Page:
When I started working on Mur’s boots in 1977 I didn’t favour any particular boot brand. Mur was skiing in Langes even though Lange wasn’t in the National Ski Team pool of Official Suppliers. It was an interesting situation. The Crazy Canucks were garnering world wide attention. Mur’s position was that he couldn’t ski in any other boot. So he just skied in Lange’s and that was that. As best I can recall, back then there were maybe 4 boot brands in the pool. When a racer made the National Team they would be assigned to a boot and ski brand from one of the official suppliers. This didn’t work for every racer. If a racer ended up in a boot brand they couldn’t ski in their career could literally go downhill. Sometimes it did. But as the saying goes, “That’s racing!”

Lange USA had a solid racing program in a tech by the name of Alan Trimble. Even though he was assigned to US racers, Trimble was servicing Langes for Mur and a few other Canadians. When I hooked up with Mur he started getting me boxes of parts from the Lange factory in Italy. When Lange USA found out about me they started sending me anything I needed by courier. Ya gotta love those Yanks! The situation with Lange in North America seemed to be unique on the World Cup circuit. For example, the word was that Italian team racers were forbidden from having any alterations made to their boots. They just took them out of the box and went racing. Presumably, other alpine nations had a similar arrangement.

Once I figured out how to build a pair of Lange race boots from parts, I would make templates for each racer. Every pair of boots was different. Even though they looked the same as the ones you could buy at a retail shop, they bore little resemblance in the way they were set up in terms of cuff cant and forward lean. They were also usually expanded in the forefoot and the liners were gutted of padding. I had a stock of liners. So I usually used a liner up to one size larger than the shell size.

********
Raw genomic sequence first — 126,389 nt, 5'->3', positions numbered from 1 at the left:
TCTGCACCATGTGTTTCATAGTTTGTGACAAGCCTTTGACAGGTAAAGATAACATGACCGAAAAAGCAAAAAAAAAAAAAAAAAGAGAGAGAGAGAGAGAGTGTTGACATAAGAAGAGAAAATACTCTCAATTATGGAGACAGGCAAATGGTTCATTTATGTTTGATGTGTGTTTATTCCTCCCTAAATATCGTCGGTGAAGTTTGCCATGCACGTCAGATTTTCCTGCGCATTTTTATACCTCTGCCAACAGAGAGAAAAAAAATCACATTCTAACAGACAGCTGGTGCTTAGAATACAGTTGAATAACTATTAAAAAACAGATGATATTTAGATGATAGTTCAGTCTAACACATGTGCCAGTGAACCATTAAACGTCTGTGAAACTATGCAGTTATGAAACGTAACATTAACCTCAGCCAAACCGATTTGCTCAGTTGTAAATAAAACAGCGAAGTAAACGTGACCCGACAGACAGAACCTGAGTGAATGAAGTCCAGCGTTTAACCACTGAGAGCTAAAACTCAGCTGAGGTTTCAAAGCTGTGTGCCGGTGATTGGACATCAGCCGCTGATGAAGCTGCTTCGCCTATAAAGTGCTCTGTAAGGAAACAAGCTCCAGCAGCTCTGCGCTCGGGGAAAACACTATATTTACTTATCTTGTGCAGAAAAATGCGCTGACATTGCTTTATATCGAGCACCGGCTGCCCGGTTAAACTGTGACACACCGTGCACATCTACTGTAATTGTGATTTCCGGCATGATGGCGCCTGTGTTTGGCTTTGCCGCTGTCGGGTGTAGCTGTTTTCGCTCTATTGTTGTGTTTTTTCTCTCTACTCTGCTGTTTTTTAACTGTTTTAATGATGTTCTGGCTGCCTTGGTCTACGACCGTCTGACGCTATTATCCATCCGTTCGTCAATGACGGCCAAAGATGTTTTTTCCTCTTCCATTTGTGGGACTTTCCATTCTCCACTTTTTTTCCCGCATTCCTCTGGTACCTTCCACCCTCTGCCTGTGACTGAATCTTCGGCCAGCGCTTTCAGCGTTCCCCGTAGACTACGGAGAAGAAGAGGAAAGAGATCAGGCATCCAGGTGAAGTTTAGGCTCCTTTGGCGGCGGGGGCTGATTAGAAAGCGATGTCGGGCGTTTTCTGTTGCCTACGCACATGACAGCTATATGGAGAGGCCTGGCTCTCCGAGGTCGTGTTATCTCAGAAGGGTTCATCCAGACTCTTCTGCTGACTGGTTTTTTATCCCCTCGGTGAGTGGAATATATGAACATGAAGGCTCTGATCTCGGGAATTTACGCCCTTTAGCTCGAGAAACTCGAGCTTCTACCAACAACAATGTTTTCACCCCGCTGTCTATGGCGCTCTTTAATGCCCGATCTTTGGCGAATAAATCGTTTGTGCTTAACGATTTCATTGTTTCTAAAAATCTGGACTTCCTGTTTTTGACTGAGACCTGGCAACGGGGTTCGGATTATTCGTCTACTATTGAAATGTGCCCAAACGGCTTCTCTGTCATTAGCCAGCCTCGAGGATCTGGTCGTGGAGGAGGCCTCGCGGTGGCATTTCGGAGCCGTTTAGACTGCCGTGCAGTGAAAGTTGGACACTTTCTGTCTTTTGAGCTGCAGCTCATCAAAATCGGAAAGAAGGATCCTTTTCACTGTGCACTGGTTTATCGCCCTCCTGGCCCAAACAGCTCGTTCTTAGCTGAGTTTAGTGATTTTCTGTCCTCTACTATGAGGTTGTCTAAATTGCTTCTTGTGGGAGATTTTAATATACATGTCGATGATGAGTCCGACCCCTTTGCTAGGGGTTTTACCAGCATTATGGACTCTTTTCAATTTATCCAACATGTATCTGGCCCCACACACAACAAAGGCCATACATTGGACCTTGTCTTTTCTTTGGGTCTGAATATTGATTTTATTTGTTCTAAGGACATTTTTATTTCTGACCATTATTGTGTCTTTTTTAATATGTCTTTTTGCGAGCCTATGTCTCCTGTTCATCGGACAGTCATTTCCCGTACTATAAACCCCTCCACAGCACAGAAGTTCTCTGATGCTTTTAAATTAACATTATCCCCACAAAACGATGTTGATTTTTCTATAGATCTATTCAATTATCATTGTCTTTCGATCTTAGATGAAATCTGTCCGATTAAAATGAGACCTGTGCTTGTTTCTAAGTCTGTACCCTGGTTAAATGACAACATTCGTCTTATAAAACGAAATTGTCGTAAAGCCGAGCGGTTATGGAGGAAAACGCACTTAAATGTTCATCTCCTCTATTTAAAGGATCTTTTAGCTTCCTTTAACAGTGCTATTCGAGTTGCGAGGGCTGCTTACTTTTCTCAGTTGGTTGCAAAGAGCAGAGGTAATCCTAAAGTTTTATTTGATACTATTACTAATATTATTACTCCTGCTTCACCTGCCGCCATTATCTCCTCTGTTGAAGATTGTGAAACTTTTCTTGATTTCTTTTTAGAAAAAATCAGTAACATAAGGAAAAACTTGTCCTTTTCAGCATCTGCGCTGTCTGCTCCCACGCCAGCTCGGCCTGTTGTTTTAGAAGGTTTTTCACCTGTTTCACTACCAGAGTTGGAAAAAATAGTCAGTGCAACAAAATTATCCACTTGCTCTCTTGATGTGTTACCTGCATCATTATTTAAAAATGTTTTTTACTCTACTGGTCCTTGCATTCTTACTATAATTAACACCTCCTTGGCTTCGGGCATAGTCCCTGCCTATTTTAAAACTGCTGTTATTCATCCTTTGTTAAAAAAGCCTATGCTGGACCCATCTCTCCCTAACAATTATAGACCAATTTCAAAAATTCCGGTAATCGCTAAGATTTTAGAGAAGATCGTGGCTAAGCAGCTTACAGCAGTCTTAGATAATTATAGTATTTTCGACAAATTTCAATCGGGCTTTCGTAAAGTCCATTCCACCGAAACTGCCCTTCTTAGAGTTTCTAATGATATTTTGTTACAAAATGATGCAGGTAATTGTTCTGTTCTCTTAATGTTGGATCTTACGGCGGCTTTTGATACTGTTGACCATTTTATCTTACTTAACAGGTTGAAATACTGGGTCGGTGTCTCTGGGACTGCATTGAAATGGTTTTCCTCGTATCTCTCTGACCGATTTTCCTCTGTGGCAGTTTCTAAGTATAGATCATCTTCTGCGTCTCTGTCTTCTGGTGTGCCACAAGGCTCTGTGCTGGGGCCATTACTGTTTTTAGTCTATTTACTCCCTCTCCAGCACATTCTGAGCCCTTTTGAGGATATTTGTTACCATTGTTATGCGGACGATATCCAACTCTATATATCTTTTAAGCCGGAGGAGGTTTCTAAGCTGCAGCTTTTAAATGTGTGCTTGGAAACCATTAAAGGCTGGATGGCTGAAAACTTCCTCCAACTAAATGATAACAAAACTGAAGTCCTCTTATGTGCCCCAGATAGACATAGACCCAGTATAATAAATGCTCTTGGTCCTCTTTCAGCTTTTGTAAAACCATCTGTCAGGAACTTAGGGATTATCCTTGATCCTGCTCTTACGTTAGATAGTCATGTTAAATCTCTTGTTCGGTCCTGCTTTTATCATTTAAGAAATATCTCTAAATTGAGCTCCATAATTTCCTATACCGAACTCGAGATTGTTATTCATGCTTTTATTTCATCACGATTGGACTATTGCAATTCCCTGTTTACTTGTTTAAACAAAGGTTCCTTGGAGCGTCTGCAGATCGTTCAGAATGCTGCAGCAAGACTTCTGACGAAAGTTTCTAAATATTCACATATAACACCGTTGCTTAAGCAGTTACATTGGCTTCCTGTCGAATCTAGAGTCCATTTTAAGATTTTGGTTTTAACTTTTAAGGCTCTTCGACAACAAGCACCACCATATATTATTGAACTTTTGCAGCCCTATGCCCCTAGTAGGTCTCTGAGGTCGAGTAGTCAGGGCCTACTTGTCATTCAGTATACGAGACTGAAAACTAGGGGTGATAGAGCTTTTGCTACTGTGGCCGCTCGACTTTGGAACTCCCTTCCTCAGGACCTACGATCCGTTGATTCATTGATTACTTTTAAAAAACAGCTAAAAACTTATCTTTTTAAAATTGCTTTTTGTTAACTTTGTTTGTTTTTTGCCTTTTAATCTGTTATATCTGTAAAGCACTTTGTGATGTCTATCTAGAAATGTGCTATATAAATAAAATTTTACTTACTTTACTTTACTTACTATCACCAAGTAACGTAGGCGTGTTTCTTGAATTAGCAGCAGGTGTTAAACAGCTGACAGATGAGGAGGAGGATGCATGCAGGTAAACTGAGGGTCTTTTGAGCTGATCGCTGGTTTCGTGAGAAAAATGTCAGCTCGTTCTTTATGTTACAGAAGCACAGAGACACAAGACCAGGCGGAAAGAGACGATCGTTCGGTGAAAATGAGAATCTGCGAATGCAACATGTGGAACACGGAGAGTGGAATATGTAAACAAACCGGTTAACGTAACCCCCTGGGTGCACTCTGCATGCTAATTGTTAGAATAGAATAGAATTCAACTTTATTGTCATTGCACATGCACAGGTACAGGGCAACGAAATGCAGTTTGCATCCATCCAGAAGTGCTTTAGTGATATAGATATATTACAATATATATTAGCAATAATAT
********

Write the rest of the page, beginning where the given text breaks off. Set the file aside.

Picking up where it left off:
Prototype ski boots are typically made to a US men’s size 9 last and then scaled up and down. So a size 5 ladies boot back then was really a scaled down size 9 men’s boot. (Yes, it really is a man’s world ,at least in skiing ladies). Cuffs were canted outward about 3 degrees. Since the angle of the rear spoiler was fixed, the amount of forward lean as represented by the angle of flexion of the ankle joint was determined by the cross-sectional area of the calf muscle. Unless a female racer had a body close to that of man, stock boots were almost unskiable. If you had small feet (many female racers did) you were really in trouble. Trying to set up boots for female racers with small feet was a real challenge. It could take as much as 15 or 20 hours. But when I got the boots right the racers I worked with had a huge advantage over their competition. I didn’t give them anything they didn’t already have. I just enabled them to use what they had. When it comes to ski boots, ski racing is very much an unlevel playing field even today.